And I remember thinking, "My God, they’re gonna start turning these guys loose and then we’re screwed, right?" When these guys got the ball, they were electric. I just kept waiting and waiting, and they never used them.
I go in and I immediately think they’re going to come right to me. And that’s exactly what they did. So I went in there and tried to make a play, and they pitched it out to Butler.
Butler: I wanna say it was 58 Sweep, or it might have been 56 scoop draw. I can’t remember. But I broke up the middle, and they gang-tackled me.
I was going down. I was down on one knee. And one of them had me by the shoulder pads, pulling me back.
Croy: I was playing on that left side at safety, and Brian was at corner. We were both going to Dexter Butler. He was bouncing outside. And I just remember getting in a pile somewhere and hitting him.
Nimphius: I ran up there from the corner, darted in and stripped him. And as I’m stripping him, Dane [Johnson] hits him and the ball’s on the ground. Then I pick it up. I’m like, ‘Holy s---, this might just be the game.’
Benny Cherry: There was just so many green jerseys around him, and I feel like their whole entire goal was to strip the ball.
Johnson: There’s probably three or four of five us, and he's pushing against us and we’re pushing against him. I thought I knocked it out. Nimphius recovered it, but he says he knocked it out. So we’ll argue back and forth on that. I can’t remember -- that’s 30 years ago now. I just remember seeing him there, and in my mind, I’m thinking, "Hey there’s the ball!"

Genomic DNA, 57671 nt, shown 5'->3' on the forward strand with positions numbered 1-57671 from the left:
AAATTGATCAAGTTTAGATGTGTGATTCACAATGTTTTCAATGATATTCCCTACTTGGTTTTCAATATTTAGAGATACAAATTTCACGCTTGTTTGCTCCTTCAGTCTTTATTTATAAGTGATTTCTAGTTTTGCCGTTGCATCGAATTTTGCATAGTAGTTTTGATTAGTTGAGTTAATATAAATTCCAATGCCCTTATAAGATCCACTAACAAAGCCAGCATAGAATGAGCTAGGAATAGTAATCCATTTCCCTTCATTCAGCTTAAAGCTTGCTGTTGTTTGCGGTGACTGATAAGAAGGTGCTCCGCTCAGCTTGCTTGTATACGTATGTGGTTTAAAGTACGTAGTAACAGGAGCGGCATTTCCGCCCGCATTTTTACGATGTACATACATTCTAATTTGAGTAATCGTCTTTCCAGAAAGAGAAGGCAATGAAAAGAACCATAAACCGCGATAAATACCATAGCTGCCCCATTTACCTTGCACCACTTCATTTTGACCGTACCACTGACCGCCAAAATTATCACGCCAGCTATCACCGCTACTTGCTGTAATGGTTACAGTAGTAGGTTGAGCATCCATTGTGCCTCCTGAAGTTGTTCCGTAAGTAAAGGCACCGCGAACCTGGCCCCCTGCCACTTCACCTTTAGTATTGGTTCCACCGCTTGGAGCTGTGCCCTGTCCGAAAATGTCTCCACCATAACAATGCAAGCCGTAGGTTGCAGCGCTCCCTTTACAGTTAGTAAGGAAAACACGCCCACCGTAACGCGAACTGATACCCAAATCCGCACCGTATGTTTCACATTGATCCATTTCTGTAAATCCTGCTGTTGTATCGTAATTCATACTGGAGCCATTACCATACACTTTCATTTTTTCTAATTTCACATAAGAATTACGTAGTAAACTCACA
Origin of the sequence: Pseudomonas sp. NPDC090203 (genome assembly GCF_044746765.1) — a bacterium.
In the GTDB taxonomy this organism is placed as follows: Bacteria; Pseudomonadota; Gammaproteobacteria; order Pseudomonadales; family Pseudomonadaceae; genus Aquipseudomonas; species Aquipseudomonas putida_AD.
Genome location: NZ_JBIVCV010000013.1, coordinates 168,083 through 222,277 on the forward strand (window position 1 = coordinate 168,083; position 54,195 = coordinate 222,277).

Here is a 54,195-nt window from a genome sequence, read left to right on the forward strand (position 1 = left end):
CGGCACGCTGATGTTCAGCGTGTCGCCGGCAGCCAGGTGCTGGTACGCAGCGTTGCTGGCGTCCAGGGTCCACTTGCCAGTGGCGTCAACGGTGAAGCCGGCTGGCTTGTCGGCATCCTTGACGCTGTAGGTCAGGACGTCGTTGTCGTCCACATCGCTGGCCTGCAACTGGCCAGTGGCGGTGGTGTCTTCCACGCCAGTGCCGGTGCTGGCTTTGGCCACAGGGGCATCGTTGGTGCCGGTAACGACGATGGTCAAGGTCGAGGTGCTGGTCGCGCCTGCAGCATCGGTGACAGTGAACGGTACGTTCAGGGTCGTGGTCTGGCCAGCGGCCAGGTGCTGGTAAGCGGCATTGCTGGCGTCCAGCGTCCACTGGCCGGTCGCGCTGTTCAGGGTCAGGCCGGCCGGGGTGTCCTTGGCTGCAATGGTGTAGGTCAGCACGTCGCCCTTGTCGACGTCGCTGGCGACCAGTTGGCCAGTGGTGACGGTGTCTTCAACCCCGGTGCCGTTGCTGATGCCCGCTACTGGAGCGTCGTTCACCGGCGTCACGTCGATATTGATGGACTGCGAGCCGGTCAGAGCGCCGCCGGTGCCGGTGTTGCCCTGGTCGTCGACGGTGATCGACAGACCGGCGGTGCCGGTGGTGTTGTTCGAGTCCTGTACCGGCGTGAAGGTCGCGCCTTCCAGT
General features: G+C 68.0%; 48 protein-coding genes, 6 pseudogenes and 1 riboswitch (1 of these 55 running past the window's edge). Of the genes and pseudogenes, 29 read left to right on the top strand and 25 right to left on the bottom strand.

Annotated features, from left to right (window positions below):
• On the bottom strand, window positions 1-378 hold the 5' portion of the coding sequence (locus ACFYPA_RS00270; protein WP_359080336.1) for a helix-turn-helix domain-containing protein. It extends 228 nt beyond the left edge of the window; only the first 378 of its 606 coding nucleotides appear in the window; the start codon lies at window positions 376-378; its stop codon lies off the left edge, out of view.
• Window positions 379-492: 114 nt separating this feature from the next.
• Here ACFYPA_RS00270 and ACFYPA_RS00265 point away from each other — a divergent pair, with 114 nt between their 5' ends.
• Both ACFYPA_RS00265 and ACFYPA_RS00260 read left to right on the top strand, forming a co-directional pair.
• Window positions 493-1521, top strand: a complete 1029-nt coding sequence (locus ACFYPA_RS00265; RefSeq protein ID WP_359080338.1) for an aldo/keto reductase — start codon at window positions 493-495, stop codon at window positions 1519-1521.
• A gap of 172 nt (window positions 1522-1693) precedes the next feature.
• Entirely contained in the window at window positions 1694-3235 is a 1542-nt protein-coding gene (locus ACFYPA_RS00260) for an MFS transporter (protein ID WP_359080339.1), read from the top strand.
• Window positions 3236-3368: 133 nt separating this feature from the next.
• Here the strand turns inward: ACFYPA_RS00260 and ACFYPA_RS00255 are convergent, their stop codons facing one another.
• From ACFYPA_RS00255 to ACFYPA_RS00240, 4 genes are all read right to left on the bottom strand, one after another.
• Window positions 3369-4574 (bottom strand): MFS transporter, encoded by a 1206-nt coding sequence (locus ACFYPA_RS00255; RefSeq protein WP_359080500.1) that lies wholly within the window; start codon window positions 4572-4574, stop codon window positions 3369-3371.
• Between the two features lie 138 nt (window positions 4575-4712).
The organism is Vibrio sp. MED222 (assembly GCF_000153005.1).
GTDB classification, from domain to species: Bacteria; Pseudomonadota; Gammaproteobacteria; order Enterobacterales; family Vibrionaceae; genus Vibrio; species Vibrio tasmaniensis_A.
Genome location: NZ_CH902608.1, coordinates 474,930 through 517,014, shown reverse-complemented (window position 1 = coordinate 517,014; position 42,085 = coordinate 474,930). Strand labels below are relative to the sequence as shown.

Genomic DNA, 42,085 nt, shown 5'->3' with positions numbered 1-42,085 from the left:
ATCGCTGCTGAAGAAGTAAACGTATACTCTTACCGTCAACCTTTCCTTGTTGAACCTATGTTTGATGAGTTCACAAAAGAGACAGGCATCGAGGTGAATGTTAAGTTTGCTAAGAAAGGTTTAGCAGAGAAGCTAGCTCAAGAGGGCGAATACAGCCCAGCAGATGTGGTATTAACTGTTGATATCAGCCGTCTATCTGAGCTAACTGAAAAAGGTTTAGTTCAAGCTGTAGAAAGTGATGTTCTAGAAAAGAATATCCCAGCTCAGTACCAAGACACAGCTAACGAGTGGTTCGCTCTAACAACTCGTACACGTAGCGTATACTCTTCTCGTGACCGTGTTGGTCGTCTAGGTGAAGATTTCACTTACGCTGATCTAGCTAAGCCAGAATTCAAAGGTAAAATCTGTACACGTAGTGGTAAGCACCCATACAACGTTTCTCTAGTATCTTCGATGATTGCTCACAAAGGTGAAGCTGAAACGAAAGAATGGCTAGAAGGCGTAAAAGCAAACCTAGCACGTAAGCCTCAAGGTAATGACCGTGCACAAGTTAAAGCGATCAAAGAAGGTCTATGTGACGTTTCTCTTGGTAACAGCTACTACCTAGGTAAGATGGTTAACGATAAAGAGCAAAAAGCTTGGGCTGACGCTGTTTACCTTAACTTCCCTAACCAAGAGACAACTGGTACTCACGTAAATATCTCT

Croy: They were driving to score. And if they would have scored, they would have gone ahead and who knows what would have happened?
Carroll took possession on the fumble, but was stopped on third down. Instead of punting, the Dragons took a safety, bringing the score to 39-35. Vernon then tried a final drive to take the lead, but Carroll stopped the Lions' last-ditch effort, ending the hard-fought game.
Willie Cherry: That’s one of the things that you wouldn’t wish on your worst enemy. But it happens. There’s gotta be a winner. That one play [the fumble] didn't lose us the game, so we really don't talk about it in depth. [But] it took me years to even watch the game again. When I say years, I mean 15 years to even watch it. We know at the end of the day, we played our butts off. And, for us, we thought we were the better team even after that fumble.
Benny Cherry: It was heartbreaking. I think that’s the only time I’ve ever cried after a football game.
Butler: We all cried. We shook their hands and wished them luck. Whoever was going to win that game was going to win state regardless.
Ledbetter: I remember walking across that field at Pennington and almost feeling sorry for Coach Brittain, and for Vernon. It was just one of those situations where there two great teams and somebody had to lose.
Nimphius: This is gonna sound weird 30 years later, but it kind of bothers me. After the game Dexter Butler was sitting on the field. Head down. I don't know if he was crying, but he was upset. And I didn't go over there and console him. I didn't tell him great game. I just let him sit there to himself. And years later, that's always stuck with me, because that would have been the perfect opportunity to tell a guy, "Great game."
What Happened Next?: